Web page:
secure in the rail bed of Christ and Him crucified, not that the apostolic engine gets more horsepower.  However,
restraint is not the same as limitation.  The tracks do not limit the train; they facilitate the train.  If the train wants more
horsepower to go faster and carry more – fine- no problem!  Strengthen the rails and rail bed first!

The essence of the kingdom is endowment and divestment.  We are endowed to give away.  God the Father, the
ultimate source of life, authority, and power,
gave a Son.  The Son divested Himself of glory for the sake of others.  The
accumulation of authority and power in individuals (apostles or otherwise) and institutions is, and always will be,
unless the accumulation is structured (mindsets, value systems, and methods) to be given away.  We also
need to assure that those values that we export for public consumption are kingdom approved – not personal
preferences and cultural projections.

Power sharing is the mandate of the kingdom.  Insecure apostles will feel threatened when called upon to divest
themselves of their authority.  They will feel like they are losing a piece of personal property: “their people,” “their
churches,” “their network,” “their rank,” “their authority,” etc.  
That is how it should feel, because God is trying to
dismantle a corrupt inner value system contrary to His kingdom
.  That is the way God’s kingdom works.  We gain what
we give away (lose) and lose what we hold on to.  Authority is given to be given away.  
This is the governmental order of
God’s kingdom, not submission and alignment to covering apostles

It has been my great joy and privilege to know a few genuine apostles, who in the spirit of Christ and Him crucified and
Abraham’s walk up Moriah, have put to death (not for a “season,” not with one hand out of the grave, but put to death!)
their entire networks and their relationship to them.  The sad part is such quality individuals are the exception, not the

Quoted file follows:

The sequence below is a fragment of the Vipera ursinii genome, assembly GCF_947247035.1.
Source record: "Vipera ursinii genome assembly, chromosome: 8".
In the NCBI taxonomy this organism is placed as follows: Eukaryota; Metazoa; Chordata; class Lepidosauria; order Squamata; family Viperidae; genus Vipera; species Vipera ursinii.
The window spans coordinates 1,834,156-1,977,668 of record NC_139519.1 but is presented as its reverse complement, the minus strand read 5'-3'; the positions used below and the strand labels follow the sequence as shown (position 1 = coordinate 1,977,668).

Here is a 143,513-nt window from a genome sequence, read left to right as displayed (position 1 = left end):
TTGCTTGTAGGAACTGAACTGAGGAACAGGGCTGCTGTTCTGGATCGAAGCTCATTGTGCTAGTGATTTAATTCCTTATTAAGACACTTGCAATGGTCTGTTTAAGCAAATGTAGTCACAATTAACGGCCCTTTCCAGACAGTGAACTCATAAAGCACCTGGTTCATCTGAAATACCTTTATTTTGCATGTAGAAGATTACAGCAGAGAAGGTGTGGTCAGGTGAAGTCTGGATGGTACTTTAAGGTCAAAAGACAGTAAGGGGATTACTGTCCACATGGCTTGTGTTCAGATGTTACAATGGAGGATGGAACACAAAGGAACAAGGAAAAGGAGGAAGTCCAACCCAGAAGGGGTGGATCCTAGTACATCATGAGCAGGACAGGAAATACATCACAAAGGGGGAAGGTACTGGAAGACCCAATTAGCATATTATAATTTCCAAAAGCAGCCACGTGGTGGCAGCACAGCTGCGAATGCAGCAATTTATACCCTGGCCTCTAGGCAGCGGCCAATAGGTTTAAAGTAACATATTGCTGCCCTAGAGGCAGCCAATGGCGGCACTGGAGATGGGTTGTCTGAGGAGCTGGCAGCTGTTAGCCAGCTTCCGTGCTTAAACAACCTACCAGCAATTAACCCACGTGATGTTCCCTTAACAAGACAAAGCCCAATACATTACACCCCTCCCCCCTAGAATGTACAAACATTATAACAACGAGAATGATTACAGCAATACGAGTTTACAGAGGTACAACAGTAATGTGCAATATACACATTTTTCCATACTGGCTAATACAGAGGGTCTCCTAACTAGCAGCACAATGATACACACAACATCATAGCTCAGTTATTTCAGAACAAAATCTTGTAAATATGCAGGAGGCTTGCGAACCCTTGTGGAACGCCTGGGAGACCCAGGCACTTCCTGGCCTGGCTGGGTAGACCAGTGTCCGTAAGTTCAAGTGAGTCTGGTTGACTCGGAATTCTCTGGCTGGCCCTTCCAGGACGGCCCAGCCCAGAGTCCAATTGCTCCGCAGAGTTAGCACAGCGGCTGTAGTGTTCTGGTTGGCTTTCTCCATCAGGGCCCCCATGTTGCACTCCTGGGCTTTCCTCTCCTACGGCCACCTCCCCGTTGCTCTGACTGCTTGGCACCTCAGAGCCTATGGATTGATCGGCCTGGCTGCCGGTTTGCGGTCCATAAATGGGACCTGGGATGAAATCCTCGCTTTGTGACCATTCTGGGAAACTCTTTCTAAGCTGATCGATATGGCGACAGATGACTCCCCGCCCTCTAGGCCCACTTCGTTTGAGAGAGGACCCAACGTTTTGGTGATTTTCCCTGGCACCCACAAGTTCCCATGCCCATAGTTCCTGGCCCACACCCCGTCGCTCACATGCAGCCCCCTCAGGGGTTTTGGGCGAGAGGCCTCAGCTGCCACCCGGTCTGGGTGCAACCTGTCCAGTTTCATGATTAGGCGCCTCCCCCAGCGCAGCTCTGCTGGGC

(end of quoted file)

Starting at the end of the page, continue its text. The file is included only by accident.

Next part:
rule.  Expansion of real authority and Christ’s kingdom is always the inevitable result.  It is just not always measurable by
Babylonian standards of success:
more – more people, more money, more property, more assets, etc.

Christ’s kingdom government exists in the tension between leadership authority and the dignifying and elevating of the
people of God.  It is not a matter of form: committee leadership where the pastor or apostle is under the thumb of the
lowest consensus ethic of the people; or set-man leadership, where the people are under a single individual at the top of
the hierarchy where no one has real, functional, authority to tell the set man: “No, you will not do this or that.”  Both are
extremes.  The answer lies in rediscovery of a New Covenant spiritual reality, not swapping one form for the other in an
endless cycle of reactionary movements.  Spirit-led, Calvary-energized, mutuality of submission is the answer.

It is possible to be strongly congregational in governmental leanings and not be under the influence of “cultural spirits of
independence” but merely looking for simple human dignity:
But it is not easy.  It is also possible to have strong
executive, authority-type leanings and not inherently abuse people:
But it is not easy.  The answer is in Christ and Him
crucified.  His cross is where the two irreconcilable qualities of mercy and justice find reconciliation.  It will be where
congregationalism and set-man authoritarianism find their perfect meeting place.  The result will likely be unsatisfying to
either extreme.

Authority is defined by responsibility, not privilege.  Paul’s passion was to give sightedness to people.  Because of Whom
he had seen, He bore the responsibility of authority to empower others in the same faculty of sight – to see Whom he
had seen.  The responsibility and sole reason for the exercise of authority in the New Covenant is to facilitate
sightedness in the people of God.  Sightedness is the inward apprehension of Christ, conformity to that apprehension,
and individual empowerment for the world’s and the faith community’s benefit.  To be legitimate, authority must be
saturated with New Covenant theology, ethics, methods, and a spirit of empowerment and equalization.

What might this look like structurally?  Perhaps the diagrams below can graphically sum things up.  The arrows
represent the flow of authority (
exousia).  A represents an apostle (or any executive leader); B represents other
believers or ministers.  In the first diagram, authority flows like a substance.  In the second diagram, authority is an
empowering environment.  Hopefully, each graphic can pictorially capture different facets of what I have been trying to